What causes bonking? Well your body supplies energy to the muscles by metabolizing fats and carbohydrates. Carbohydrates are metabolized much easier and quicker than fats, so that's what the body uses first. Carbohydrates are stored as glycogen in the liver and in the muscles. So what's the problem? Well, the amount of glycogen that the body can store is limited. Actually it can store up to approximately 2000 calories. Guess what? That's enough calories to provide energy for about 20 miles of running. Once this supply is depleted, the body starts to burn fat. Sounds like a good backup plan, but the problem is that the body takes longer to metabolize fat for energy.
What does this mean? Your body begins to slow down because it's running out of fuel. Both your brain and your muscles use glycogen for energy. Your brain is the master control center of the body, so when the glycogen supply starts to run low, the brain gets the remaining glycogen and the legs are left to fend for themselves. Your legs become fatigued and you begin to slow down. When your levels of glycogen plummet even more, your brain starts to become fatigued. Runners often describe this stage like being in a fog. At this point, some runners begin to experience confusion, become very emotional, and some even hallucinate. Hitting the wall or bonking is how your body protects itself. Your body needs glycogen to properly run your brain and muscles. When your glycogen stores get dangerously low, your brain takes over making you slow down to protect itself.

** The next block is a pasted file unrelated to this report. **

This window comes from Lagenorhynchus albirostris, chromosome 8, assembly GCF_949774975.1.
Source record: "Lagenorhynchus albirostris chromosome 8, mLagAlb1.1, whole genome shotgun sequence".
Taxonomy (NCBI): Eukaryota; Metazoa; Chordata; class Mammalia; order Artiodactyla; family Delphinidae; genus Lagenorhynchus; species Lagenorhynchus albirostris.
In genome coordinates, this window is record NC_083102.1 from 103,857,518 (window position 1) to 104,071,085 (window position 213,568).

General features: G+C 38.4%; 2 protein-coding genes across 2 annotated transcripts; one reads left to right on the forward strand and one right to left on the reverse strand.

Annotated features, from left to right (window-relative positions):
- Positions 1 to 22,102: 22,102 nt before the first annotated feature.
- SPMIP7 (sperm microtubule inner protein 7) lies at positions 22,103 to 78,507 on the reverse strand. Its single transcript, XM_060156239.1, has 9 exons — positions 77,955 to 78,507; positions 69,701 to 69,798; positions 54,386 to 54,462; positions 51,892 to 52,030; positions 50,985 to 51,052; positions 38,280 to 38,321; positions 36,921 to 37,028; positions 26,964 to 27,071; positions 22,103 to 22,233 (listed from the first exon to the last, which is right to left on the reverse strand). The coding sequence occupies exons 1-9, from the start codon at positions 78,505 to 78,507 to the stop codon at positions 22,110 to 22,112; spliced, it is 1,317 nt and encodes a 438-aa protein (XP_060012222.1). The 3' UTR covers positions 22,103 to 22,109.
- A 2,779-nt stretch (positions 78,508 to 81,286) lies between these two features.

So how do you avoid the wall? Well, it sounds obvious, but a good training plan, race management, and good nutrition can help keep you from hitting that wall. All marathon training plans contain long runs. They're crucial to building endurance. More and more research is showing, however, that not only should runners do their weekly long runs, but they also need to have some at-goal-pace long runs. At some point the body needs to be conditioned to running the longer distances while maintaining the desired goal pace. Also, avoiding getting caught up in the thrill of the race start will also help keep the dreaded wall at bay. In other words, don't start out too fast. Starting out too fast is going to burn up some of that highly prized glycogen you're going to need later in the race to avoid hitting that wall.
Nutrition also plays a key role in avoiding the wall. If you're on a no-carb or low-carb diet you might as well hang up your running shoes. Complex carbohydrates are fuel for the runner. Because your muscles and liver can store only a certain amount of glycogen and because you're constantly using up those reserves in your training, you need to be consuming a steady stream of good, high-quality, complex carbs. Carb-loading the week before a marathon is a common strategy for runners, but runners need to be fueling and refueling the body with carbs long before the last week of training.